The musclebound, green behemoth has a new television presence in the animated series The Incredible Hulk kicking off this fall on the United Paramount Network. The Hulk comes to life as the alter ego of Dr. Bruce Banner after Banner is exposed to radiation when another scientist sabotages the Gamma Nuclear Reactor. Tormented by his uncontrollable transformations into the Hulk when he is angered, Banner travels the world in search of a cure to rid himself of the beast.
The half-hour show debuts on Sunday, September 8 at 10 a.m., and will run for 13 episodes. It is targeted at children five to 12, but the 34-year-old character has the potential to also draw in teen and adult fans. In the U.S., it will have 92 percent clearance. Los Angeles-based Marvel Films/New World Animation is the program’s producer.
The Marketing Concept
Marketing efforts by Marvel and UPN draw upon the Hulk’s familiarity not only with kids, but with their teen siblings and likely their parents.
‘He is one of our most recognizable and best loved characters,’ says Justin McCormack, executive vice president of consumer products with New York-based Marvel Entertainment Group. Comic books featuring the Hulk are available in 75 countries. The property made his first TV appearance in the early 1960s in a show that consisted of panels and artwork from the comics. The character’s popularity soared from 1978 to 1982 with the live-action show starring Lou Ferrigno, who will be the voice of the Hulk in the new series. That program still airs in syndication in the U.S.
The built-in audience for the show, plus the Hulk’s ‘larger-than-life’ figure and his goodness at heart, are the reasons why the character ‘will be featured predominantly’ in promotions for UPN’s new kids lineup, says J’e Passarella, senior vice president, marketing and advertising with Los Angeles-based UPN. For example, in a trade ad announcing UPN’s fall schedule earlier this year, the Hulk was holding a UPN Kids logo that contained images from its three other kids shows.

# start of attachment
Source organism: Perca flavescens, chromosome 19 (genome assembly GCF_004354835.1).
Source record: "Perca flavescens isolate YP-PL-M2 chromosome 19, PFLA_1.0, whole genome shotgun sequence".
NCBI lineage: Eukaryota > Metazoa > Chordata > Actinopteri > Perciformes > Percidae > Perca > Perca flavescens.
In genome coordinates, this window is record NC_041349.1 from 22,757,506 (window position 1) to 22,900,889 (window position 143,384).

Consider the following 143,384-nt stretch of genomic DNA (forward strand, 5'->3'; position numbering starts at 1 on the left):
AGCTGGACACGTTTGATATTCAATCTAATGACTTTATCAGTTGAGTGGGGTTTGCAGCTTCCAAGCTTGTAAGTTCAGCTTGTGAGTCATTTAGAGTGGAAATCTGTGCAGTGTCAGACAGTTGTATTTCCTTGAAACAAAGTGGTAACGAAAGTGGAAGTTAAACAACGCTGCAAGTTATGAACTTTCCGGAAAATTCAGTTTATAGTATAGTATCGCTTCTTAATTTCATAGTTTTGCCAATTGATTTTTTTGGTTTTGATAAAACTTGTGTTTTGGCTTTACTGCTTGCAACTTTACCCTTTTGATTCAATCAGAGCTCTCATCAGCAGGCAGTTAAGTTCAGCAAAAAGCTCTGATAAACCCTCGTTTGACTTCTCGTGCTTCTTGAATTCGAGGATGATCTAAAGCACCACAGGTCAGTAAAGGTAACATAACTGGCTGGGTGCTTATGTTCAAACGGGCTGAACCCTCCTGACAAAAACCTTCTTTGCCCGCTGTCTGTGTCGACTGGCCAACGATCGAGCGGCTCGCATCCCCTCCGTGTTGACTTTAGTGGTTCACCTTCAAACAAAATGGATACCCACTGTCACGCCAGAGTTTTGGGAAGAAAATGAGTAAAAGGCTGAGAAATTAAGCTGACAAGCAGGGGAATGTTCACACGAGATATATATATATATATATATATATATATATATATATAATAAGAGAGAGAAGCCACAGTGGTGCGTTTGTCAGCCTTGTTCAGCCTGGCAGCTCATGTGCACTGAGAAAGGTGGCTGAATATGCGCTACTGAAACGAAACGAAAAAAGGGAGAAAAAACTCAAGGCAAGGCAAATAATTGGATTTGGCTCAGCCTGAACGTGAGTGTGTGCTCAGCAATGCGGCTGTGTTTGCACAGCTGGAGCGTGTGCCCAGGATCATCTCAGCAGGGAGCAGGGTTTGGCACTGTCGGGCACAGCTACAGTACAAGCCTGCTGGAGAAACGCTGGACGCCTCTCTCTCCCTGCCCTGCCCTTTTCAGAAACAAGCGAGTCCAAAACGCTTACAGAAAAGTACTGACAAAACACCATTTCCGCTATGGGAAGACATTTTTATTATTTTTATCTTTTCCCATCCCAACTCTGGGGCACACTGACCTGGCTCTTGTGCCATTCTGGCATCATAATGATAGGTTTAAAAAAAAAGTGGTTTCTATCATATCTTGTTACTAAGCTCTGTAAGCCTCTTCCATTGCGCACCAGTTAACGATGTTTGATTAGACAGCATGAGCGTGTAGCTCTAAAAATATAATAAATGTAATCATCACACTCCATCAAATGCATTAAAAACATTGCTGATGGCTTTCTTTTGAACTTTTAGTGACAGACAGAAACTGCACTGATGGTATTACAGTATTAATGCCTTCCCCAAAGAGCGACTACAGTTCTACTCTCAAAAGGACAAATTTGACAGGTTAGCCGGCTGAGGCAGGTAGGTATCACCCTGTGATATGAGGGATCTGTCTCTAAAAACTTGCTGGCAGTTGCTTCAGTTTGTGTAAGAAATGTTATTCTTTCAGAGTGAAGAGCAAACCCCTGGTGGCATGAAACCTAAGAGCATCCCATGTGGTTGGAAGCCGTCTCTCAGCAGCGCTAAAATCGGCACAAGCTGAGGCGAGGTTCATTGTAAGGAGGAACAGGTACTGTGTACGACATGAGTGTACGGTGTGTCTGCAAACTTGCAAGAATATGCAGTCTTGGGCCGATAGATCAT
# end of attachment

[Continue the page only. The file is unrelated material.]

The UPN Kids block as an entity-branded with the word ‘oop-en’ based on its acronym and meaning ‘fun’ and ‘cool’-will be the big theme of any efforts, says Passarella.
TV spots for UPN’s Sunday morning block and individual series began in late July. The seven-week television campaign leading up to the premiere will include three flights of creative. Print ads for the programming block will follow in the September issues of four or five kids magazines, including Marvel and Archie comic books, and may continue into October and November.
The network has sent Hulk costumes to its 156 affiliates for local promotions, and has been talking with companies about national tie-ins, a fairly new tactic for its kids programming.
After the premiere, UPN will continue to support The Incredible Hulk with television ads, but other plans are still undecided.
For Marvel, its biggest push will be aimed at the comic-book direct market of up to 7,000 stores in the U.S., ‘the area where we have the most influence,’ says McCormack. Marvel has its own comic-book distribution company, and therefore deals directly with these retailers.
Comic books and consumer publication Marvel Vision have already informed Hulk fans of the upcoming series. This fall, the Hulk will feature in a backlit poster program. Contests will offer a chance to win licensed merchandise.
The company also has ‘a number of tools and channels’ to promote the series in the mass-market, says McCormack, including its recent alliance with toy manufacturer Toy Biz, a Marvel Online joint venture with America Online, Fleer and Skybox trading cards and its licensees. As well, Marvel is looking to sign on retail and fast-food partners by the end of this quarter.